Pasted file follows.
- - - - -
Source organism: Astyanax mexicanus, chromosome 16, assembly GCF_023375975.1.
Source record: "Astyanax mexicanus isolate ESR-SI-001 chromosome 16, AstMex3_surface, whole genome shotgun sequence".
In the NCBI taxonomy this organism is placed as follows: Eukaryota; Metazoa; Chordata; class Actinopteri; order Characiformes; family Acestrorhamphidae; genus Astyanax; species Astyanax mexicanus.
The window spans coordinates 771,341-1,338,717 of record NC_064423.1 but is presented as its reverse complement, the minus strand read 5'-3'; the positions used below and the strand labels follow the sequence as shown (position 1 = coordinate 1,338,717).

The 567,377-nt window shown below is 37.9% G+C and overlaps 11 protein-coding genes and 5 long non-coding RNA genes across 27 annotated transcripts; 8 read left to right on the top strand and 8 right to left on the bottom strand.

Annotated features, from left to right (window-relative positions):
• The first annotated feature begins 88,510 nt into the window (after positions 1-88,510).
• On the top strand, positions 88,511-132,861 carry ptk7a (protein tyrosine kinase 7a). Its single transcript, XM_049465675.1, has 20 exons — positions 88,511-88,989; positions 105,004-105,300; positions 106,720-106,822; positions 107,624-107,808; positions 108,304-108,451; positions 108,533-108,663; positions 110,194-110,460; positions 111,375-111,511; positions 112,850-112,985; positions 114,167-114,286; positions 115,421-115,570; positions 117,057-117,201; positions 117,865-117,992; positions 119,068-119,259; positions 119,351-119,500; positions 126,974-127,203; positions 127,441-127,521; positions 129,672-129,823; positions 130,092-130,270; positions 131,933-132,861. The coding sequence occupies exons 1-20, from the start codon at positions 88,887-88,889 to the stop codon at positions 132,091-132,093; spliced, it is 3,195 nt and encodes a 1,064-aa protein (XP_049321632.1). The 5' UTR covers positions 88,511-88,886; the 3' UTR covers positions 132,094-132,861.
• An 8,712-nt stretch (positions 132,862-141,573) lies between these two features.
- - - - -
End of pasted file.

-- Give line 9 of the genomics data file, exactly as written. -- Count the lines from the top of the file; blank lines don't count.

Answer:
• An 8,712-nt stretch (positions 132,862-141,573) lies between these two features.